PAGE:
What is significant?
The Camperdown Post Office was constructed in 1863 as the Post Office and Telegraph Station, after the coming of the telegraph line to Camperdown in late 1862. The original single storey Victorian Italianate building was constructed from locally quarried basalt, to plans prepared by Public Works Department architects and was the only stone building among a stylistic group of gabled early brick post offices which included Yackandandah, Mornington and Rutherglen. Various alterations and additions were made to the building in the late nineteenth century, including the construction of a writing and telegraph despatch room, and a new entrance, counter and archway. Continuing dissatisfaction with the facilities, however, culminated in major alterations and a two storey addition in 1909, in the Arts and Crafts style. Rock faced and fine axed basalt were used in the alterations, with the slate roof accented by half gables and wide bellcast eaves. The additions, which were considered to be a 'transformation', complement the original building fabric. Both phases of construction are exemplars of the mason's craft in Western Victoria. The Post Office is one of the earliest public buildings in Camperdown and an important component of the public buildings precinct in Manifold Street that includes the Court House, Shire Offices and Memorial Clock Tower.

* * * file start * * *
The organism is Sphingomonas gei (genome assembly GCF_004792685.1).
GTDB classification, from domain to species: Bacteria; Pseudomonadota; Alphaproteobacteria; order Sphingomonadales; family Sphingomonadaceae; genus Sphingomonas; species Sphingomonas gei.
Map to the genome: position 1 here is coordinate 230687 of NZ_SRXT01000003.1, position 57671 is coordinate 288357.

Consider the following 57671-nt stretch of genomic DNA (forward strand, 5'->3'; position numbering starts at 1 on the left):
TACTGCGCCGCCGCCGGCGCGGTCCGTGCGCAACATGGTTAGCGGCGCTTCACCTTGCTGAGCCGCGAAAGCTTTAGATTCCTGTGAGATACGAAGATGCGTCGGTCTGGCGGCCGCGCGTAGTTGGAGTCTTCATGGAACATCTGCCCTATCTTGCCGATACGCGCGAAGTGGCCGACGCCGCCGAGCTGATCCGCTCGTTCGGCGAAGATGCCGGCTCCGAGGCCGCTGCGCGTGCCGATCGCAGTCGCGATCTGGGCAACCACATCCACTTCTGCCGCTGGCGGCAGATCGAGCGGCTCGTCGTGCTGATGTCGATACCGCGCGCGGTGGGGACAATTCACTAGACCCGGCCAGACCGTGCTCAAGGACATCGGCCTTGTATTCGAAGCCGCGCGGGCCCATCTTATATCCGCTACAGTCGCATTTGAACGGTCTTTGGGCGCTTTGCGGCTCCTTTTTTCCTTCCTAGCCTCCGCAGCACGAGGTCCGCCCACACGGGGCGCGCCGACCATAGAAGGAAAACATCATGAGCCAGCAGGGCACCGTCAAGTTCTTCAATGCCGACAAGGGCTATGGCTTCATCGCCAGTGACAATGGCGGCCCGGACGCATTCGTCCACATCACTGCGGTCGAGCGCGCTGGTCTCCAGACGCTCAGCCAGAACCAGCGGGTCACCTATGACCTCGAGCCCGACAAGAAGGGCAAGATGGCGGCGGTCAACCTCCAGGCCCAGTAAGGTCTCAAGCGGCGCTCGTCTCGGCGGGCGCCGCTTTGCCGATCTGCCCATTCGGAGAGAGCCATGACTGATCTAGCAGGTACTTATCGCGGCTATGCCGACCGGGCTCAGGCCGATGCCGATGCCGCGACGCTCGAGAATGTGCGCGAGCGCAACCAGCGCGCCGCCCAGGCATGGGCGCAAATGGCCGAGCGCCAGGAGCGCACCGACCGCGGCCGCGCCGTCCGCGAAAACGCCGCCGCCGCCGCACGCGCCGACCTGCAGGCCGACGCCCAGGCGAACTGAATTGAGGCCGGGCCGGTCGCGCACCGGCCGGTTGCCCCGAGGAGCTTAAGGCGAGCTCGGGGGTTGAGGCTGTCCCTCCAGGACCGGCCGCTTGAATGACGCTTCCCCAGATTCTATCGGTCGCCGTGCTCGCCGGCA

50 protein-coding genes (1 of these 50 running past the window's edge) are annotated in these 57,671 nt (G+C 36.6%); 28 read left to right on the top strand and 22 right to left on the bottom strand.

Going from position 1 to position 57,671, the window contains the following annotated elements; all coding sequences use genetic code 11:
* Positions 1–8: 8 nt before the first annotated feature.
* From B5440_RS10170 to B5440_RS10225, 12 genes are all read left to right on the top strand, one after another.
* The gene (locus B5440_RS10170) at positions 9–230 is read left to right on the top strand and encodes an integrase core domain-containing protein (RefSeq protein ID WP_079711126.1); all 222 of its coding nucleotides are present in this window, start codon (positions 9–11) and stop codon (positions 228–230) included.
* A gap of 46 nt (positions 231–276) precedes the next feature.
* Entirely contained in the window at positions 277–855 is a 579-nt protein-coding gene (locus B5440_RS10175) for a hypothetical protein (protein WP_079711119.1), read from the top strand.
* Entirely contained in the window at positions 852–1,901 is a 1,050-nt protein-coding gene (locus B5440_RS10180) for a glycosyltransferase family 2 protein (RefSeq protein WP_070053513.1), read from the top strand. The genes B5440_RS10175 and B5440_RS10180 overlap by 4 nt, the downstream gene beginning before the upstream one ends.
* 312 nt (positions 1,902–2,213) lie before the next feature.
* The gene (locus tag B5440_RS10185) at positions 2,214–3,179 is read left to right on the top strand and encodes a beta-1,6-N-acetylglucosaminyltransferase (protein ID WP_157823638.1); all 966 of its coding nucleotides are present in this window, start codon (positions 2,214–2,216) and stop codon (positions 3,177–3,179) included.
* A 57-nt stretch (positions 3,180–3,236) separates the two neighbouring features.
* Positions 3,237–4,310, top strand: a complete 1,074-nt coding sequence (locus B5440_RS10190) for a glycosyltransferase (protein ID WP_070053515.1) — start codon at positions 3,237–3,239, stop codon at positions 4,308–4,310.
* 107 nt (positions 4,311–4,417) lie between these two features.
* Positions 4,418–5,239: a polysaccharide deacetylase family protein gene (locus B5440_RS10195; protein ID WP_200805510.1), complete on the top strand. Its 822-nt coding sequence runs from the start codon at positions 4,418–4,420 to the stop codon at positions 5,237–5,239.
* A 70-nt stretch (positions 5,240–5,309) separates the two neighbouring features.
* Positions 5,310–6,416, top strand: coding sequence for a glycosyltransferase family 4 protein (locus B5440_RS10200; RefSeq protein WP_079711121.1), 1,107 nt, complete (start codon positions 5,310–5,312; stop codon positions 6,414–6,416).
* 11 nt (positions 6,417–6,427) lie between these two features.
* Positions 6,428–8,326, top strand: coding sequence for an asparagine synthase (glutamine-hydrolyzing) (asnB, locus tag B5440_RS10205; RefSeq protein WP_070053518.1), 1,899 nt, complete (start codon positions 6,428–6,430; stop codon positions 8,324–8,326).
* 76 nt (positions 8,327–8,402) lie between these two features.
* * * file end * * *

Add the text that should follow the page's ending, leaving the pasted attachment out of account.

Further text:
How is it significant?
The Camperdown Post Office is historically and architecturally important to the State of Victoria.
Why is it significant?
The Camperdown Post Office is historically important as one of the oldest established postal and telecommunications buildings in Victoria. The alterations and additions, particularly the transformation of the building in 1909, reflect the increasing postal and telegraph needs of an expanding district. The series of changes to the fabric and layout, far from detracting from the significance of the building, help to document evolving postal and telecommunications practices in Victoria. The survival of the distinctive cast iron pillar box in front of the post office adds to an understanding of its function and significance.
The Camperdown Post Office is important as one of the earliest public buildings in Camperdown and a key component of the Manifold Street public buildings precinct.
The Camperdown Post Office is architecturally significant as one of the most visually striking post office buildings in the State, an effect achieved mainly by the unusual grafting of an Arts and Crafts style addition to an earlier gabled Italianate building. It is also important as a striking and well executed example of the stonemason's craft in Victoria. The construction of the later Arts and Craft additions in bluestone to match the earlier building was unorthodox for the period and has resulted in an exceptionally unusual and distinctive structure, particularly for an established post office building.